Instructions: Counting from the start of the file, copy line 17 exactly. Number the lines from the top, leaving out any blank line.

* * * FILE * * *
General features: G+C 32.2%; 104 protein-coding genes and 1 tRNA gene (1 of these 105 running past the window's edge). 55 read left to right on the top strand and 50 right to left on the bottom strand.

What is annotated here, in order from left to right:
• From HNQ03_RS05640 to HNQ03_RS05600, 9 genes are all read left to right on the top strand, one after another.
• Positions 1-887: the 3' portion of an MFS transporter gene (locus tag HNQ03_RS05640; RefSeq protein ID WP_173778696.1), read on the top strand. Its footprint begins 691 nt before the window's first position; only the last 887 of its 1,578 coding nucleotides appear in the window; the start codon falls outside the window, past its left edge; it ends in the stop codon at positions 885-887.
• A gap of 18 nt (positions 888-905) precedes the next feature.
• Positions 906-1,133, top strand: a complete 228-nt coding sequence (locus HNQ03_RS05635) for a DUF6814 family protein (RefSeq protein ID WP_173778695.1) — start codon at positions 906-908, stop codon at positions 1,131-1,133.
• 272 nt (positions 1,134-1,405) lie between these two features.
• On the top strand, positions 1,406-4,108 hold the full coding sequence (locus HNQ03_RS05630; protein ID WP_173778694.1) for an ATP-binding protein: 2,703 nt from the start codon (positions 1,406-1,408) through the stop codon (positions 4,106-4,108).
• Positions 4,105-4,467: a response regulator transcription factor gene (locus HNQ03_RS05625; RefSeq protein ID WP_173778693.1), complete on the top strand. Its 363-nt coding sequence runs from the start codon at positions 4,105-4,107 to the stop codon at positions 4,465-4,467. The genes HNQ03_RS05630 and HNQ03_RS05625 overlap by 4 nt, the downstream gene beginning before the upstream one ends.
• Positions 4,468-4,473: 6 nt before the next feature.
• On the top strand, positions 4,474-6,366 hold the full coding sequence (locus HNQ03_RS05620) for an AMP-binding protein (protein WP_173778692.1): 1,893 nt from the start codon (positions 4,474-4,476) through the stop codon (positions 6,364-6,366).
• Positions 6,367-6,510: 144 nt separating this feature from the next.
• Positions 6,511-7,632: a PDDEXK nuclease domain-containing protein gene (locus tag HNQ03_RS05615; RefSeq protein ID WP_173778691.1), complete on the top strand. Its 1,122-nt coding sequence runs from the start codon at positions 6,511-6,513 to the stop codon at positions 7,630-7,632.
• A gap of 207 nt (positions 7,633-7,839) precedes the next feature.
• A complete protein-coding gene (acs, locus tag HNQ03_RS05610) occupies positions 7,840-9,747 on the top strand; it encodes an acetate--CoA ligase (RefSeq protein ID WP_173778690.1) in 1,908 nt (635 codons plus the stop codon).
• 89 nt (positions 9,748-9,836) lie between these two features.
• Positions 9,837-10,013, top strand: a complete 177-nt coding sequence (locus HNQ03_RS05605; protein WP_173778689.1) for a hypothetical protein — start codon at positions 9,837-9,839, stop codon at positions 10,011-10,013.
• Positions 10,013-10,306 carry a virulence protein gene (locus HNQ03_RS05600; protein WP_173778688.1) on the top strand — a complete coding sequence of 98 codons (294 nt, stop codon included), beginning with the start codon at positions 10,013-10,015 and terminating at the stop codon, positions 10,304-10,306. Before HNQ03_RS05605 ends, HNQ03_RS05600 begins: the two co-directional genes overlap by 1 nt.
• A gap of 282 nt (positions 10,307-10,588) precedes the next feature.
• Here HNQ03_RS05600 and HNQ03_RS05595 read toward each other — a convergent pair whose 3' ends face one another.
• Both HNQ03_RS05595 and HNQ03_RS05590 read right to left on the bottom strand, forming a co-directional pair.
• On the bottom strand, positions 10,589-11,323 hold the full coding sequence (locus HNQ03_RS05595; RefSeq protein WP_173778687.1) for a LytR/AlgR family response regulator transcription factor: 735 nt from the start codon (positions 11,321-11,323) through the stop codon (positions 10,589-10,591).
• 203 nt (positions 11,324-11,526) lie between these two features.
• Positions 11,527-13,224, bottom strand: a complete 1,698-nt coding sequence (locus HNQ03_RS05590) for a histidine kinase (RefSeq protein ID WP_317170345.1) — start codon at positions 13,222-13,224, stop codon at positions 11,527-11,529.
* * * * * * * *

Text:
• Positions 9,837-10,013, top strand: a complete 177-nt coding sequence (locus HNQ03_RS05605; protein WP_173778689.1) for a hypothetical protein — start codon at positions 9,837-9,839, stop codon at positions 10,011-10,013.